Number of Calif. Kids Admitted to EDs Rose by 11% in Five Years
The number of California children who were admitted to an emergency department increased by 11% between 2005 and 2010, according to a research letter published in the Journal of the American Medical Association, HealthDay reports (Haelle, HealthDay, 10/14).
Details of Research Letter
For the letter, researchers analyzed all ED visits by individuals under age 18 to non-federal acute care hospitals in California from 2005 to 2010. The researchers did not include:
- Admissions that did not come from the ED;
- Records that did not identify a child's gender;
- Scheduled admissions; and
- Visits covered by Medicare (JAMA, 10/15).
In addition, the study did not examine the reasons for ED admissions.
The study was funded by NIH and the California HealthCare Foundation, which publishes California Healthline.
Researchers found that 2.8 million California children visited the ED in 2010, compared with 2.5 million in 2005 -- an 11% increase.
ED admissions increased among children in all insurance categories. Specifically, visits increased by:
- 23% among uninsured children;
- 15% among privately insured children; and
- 7% among children covered by Medi-Cal, the state's Medicaid program.
Children with Medi-Cal coverage accounted for 44% of all visits, according to the research letter.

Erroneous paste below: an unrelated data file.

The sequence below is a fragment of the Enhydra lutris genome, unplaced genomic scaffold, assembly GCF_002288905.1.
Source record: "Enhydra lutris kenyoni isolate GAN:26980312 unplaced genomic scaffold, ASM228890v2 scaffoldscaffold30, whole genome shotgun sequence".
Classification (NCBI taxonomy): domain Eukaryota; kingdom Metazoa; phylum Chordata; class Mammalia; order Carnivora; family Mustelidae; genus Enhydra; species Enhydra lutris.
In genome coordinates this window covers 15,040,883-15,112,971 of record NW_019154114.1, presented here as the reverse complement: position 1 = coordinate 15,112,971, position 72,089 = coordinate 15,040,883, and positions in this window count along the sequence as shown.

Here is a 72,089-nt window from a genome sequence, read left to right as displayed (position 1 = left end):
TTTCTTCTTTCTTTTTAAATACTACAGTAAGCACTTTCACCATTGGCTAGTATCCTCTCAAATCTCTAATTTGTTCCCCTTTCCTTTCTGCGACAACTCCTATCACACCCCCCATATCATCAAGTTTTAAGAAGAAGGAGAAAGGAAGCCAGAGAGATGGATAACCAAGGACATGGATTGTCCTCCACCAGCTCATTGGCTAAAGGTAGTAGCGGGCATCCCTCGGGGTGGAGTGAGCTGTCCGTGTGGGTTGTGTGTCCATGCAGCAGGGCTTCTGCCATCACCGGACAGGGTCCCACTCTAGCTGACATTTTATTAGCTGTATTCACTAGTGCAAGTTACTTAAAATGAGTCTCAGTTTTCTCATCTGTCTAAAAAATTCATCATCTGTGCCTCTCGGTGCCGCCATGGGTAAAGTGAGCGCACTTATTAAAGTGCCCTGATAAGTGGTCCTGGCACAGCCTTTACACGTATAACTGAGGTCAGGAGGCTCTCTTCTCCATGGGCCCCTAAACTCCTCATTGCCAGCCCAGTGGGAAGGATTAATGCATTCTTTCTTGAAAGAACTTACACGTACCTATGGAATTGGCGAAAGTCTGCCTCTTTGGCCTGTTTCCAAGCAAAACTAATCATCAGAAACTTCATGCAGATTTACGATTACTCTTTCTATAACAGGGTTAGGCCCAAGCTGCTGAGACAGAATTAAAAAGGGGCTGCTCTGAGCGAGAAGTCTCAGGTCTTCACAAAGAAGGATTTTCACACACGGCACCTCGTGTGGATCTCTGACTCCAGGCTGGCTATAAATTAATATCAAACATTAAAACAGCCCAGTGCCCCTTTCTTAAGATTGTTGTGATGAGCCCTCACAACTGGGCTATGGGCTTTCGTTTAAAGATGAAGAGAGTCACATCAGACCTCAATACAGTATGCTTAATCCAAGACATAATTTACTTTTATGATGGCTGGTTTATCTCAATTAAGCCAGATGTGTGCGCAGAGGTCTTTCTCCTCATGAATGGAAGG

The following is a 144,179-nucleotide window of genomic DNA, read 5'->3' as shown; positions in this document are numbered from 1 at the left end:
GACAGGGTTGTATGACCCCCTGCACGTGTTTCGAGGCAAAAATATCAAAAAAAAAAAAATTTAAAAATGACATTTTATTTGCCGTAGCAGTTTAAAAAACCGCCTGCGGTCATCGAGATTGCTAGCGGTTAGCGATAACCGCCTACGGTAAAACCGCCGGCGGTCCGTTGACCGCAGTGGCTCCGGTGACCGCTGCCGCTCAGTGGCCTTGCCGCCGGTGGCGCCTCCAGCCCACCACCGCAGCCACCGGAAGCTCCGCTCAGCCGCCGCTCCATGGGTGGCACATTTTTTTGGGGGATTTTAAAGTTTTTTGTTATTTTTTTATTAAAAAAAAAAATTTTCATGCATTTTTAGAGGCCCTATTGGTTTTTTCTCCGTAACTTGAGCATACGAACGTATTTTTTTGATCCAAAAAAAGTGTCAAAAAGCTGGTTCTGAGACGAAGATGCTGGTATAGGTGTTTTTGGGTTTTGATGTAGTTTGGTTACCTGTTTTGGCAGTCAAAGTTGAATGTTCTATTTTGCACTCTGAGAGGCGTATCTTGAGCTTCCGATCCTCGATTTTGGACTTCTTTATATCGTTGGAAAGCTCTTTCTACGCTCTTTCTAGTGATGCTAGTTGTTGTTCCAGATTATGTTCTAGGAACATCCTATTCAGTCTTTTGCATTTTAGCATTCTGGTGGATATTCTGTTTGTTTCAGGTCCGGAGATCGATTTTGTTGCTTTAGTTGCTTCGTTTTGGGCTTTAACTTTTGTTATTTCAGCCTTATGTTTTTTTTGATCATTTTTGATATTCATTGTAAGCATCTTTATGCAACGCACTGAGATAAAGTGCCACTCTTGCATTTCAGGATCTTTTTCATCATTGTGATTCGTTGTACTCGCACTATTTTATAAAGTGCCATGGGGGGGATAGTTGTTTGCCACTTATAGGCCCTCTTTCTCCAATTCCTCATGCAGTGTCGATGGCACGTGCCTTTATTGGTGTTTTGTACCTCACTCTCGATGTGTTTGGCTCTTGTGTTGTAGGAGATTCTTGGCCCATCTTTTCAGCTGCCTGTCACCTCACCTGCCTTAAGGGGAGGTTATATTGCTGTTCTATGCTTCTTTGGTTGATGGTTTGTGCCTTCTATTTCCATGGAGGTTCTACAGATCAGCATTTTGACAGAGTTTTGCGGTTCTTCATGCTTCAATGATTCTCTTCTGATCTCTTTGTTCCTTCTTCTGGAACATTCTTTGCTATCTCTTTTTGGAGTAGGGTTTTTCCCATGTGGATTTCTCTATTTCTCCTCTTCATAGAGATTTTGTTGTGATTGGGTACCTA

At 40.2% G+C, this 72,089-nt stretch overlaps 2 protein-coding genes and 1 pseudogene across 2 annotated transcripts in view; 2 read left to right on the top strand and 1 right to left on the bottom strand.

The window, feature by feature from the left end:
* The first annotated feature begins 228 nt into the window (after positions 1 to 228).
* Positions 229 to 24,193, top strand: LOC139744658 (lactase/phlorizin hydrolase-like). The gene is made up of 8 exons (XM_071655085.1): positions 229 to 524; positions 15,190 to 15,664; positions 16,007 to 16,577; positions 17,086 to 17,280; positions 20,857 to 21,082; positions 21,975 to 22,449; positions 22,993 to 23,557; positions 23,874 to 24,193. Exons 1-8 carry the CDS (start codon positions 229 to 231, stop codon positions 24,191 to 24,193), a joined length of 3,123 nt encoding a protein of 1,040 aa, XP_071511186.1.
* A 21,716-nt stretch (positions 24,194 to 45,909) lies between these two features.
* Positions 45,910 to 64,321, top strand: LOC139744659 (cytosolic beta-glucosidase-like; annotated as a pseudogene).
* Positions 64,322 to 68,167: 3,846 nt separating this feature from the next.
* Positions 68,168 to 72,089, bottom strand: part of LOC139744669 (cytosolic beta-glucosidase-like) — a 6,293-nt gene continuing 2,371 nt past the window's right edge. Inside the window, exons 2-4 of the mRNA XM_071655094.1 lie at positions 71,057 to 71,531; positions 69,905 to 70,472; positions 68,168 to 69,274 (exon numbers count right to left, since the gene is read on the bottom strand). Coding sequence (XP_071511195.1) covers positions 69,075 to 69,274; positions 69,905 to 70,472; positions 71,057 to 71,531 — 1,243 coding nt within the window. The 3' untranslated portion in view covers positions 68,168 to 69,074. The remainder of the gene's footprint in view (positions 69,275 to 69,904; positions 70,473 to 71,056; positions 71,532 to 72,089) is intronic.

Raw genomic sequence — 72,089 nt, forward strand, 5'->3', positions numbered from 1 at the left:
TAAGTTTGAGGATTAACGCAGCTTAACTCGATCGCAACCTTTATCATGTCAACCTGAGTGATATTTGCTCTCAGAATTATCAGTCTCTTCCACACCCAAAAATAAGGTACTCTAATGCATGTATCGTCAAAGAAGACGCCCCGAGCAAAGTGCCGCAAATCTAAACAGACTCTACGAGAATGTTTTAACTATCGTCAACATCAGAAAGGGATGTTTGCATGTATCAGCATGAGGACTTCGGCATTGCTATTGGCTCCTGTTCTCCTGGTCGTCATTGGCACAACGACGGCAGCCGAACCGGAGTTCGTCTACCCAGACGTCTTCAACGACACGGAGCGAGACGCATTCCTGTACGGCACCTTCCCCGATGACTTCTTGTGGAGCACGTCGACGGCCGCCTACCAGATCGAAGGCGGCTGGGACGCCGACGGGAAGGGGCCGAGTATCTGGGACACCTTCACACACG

Lead researcher Renee Hsia said it was surprising that the rate of ED visits among uninsured children outpaced visits by children insured by Medi-Cal.
Hsia also noted, "People tend to think privately insured individuals have access to primary care and therefore go to the emergency department less often. Our study shows that even privately insured children do go to the emergency department quite frequently and that their rate of utilization is increasing faster than even those on Medicaid."
While the study took place before the implementation of the Affordable Care Act, Hsia said it is likely that the numbers would be similar. She said, "The ACA increases insurance coverage but does not significantly address issues about access to care, whether it is primary care or emergency care. It is important to remember that insurance coverage does not equate to access to health care" (HealthDay, 10/14).This is part of the California Healthline Daily Edition, a summary of health policy coverage from major news organizations. Sign up for an email subscription.